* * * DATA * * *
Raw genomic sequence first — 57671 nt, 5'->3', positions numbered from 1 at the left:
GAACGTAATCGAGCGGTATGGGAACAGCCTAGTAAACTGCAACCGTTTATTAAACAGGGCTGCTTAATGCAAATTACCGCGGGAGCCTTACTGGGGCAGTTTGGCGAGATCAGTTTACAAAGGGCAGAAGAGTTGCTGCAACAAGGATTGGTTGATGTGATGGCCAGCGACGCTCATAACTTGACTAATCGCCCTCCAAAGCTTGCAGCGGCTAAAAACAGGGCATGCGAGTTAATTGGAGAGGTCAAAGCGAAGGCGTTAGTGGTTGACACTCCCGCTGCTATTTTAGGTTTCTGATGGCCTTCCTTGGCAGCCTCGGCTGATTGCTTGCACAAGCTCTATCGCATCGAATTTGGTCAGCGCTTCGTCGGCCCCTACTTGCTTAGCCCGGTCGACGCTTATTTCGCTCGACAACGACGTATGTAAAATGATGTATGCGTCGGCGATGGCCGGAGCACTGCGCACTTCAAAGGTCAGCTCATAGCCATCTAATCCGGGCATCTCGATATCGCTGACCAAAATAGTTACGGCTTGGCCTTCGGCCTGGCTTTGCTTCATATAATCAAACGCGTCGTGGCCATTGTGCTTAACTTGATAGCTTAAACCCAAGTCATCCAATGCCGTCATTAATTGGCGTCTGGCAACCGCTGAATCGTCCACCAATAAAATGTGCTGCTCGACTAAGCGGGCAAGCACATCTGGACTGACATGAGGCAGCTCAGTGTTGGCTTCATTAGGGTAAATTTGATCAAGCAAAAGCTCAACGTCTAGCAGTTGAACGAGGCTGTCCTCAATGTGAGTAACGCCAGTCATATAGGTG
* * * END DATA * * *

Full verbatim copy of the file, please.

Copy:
Raw genomic sequence first — 57671 nt, 5'->3', positions numbered from 1 at the left:
GAACGTAATCGAGCGGTATGGGAACAGCCTAGTAAACTGCAACCGTTTATTAAACAGGGCTGCTTAATGCAAATTACCGCGGGAGCCTTACTGGGGCAGTTTGGCGAGATCAGTTTACAAAGGGCAGAAGAGTTGCTGCAACAAGGATTGGTTGATGTGATGGCCAGCGACGCTCATAACTTGACTAATCGCCCTCCAAAGCTTGCAGCGGCTAAAAACAGGGCATGCGAGTTAATTGGAGAGGTCAAAGCGAAGGCGTTAGTGGTTGACACTCCCGCTGCTATTTTAGGTTTCTGATGGCCTTCCTTGGCAGCCTCGGCTGATTGCTTGCACAAGCTCTATCGCATCGAATTTGGTCAGCGCTTCGTCGGCCCCTACTTGCTTAGCCCGGTCGACGCTTATTTCGCTCGACAACGACGTATGTAAAATGATGTATGCGTCGGCGATGGCCGGAGCACTGCGCACTTCAAAGGTCAGCTCATAGCCATCTAATCCGGGCATCTCGATATCGCTGACCAAAATAGTTACGGCTTGGCCTTCGGCCTGGCTTTGCTTCATATAATCAAACGCGTCGTGGCCATTGTGCTTAACTTGATAGCTTAAACCCAAGTCATCCAATGCCGTCATTAATTGGCGTCTGGCAACCGCTGAATCGTCCACCAATAAAATGTGCTGCTCGACTAAGCGGGCAAGCACATCTGGACTGACATGAGGCAGCTCAGTGTTGGCTTCATTAGGGTAAATTTGATCAAGCAAAAGCTCAACGTCTAGCAGTTGAACGAGGCTGTCCTCAATGTGAGTAACGCCAGTCATATAGGTG